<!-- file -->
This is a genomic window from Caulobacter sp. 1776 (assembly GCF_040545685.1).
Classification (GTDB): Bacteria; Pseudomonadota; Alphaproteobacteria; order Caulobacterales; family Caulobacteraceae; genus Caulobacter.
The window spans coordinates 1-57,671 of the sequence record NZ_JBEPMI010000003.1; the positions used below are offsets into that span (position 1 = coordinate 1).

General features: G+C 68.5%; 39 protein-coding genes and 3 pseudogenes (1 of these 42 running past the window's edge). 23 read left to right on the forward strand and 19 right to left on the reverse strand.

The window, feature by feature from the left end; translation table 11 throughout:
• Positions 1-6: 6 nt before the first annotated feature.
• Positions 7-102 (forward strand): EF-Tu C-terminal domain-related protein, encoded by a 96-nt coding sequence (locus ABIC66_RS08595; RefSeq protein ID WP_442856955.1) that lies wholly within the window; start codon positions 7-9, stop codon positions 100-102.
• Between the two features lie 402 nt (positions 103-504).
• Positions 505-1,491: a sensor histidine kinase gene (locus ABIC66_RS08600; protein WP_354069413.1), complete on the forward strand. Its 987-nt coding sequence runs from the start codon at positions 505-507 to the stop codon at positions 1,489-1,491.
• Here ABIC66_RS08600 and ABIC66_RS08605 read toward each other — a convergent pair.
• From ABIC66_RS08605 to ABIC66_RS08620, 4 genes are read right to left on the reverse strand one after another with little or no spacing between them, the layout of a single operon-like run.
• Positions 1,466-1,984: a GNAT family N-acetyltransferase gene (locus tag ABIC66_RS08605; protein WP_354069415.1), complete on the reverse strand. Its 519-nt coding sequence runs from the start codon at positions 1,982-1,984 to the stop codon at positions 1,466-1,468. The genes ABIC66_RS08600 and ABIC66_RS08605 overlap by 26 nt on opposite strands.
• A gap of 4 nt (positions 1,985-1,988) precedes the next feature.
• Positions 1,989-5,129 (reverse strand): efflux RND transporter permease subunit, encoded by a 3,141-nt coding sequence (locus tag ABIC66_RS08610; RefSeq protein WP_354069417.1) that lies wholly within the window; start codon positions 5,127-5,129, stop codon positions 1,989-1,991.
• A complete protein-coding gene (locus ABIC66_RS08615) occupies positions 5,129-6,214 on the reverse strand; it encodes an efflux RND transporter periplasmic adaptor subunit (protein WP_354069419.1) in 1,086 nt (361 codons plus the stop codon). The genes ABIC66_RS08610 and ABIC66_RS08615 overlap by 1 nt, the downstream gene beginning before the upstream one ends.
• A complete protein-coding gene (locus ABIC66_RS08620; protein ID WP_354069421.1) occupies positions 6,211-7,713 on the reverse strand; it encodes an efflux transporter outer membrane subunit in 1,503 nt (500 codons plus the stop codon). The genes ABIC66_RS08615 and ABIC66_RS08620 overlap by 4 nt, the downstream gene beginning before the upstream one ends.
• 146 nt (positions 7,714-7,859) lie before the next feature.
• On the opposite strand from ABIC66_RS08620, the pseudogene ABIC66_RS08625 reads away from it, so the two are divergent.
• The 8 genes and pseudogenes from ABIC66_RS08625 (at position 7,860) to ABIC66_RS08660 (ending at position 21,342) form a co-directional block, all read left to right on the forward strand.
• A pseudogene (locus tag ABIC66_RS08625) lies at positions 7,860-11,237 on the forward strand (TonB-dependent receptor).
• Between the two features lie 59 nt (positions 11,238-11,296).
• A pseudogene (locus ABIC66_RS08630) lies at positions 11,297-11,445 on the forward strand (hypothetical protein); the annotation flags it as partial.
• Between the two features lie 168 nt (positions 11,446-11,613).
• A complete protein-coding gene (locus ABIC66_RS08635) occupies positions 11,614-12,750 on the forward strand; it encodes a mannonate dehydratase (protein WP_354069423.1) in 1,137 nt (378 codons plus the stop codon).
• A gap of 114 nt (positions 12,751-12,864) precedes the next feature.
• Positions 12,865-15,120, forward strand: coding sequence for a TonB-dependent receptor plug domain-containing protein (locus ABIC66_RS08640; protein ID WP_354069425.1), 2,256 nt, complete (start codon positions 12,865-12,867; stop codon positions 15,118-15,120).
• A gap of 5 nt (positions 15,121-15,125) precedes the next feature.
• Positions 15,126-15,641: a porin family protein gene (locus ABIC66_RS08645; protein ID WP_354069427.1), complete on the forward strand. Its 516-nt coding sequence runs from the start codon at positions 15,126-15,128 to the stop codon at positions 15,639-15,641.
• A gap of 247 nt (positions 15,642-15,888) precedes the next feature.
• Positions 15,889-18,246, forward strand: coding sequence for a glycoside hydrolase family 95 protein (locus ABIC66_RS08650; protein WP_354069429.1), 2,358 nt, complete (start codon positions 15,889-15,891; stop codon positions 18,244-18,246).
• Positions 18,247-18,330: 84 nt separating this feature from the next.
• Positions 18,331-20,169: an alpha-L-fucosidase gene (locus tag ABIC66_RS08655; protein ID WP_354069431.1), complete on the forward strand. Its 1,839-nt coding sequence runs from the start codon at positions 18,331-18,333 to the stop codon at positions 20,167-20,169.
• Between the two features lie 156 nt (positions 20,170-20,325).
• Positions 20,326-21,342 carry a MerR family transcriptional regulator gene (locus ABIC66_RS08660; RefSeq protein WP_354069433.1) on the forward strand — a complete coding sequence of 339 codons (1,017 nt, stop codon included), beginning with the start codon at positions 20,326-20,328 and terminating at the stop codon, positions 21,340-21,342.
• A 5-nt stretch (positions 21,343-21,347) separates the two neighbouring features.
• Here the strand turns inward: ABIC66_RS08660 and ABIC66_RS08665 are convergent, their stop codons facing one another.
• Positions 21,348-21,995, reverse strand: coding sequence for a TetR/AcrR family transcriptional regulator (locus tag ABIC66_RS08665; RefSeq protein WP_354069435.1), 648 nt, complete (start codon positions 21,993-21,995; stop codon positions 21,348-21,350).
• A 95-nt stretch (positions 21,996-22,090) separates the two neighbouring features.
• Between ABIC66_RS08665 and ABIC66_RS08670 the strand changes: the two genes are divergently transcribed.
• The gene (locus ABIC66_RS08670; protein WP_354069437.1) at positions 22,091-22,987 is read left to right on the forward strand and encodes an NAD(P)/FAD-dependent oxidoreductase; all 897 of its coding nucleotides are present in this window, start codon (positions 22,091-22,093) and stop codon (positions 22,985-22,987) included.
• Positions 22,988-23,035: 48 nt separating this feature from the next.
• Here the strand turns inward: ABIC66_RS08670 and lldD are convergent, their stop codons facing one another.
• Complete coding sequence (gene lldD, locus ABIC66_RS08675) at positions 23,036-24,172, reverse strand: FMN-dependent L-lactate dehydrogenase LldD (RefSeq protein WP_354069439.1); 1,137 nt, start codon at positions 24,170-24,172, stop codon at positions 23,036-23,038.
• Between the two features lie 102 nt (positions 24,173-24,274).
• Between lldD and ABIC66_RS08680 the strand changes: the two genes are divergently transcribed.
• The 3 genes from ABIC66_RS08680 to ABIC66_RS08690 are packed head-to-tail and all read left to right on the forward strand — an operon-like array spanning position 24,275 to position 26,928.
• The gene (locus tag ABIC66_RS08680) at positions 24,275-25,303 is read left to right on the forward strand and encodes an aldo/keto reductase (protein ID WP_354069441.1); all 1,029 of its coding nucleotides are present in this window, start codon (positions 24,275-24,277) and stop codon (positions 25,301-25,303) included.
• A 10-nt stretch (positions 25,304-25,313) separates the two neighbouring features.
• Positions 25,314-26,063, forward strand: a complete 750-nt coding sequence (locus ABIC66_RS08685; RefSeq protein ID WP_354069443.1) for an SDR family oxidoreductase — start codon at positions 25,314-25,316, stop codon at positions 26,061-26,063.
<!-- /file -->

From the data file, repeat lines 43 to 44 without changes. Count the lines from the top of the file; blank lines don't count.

• Complete coding sequence (gene lldD, locus ABIC66_RS08675) at positions 23,036-24,172, reverse strand: FMN-dependent L-lactate dehydrogenase LldD (RefSeq protein WP_354069439.1); 1,137 nt, start codon at positions 24,170-24,172, stop codon at positions 23,036-23,038.
• Between the two features lie 102 nt (positions 24,173-24,274).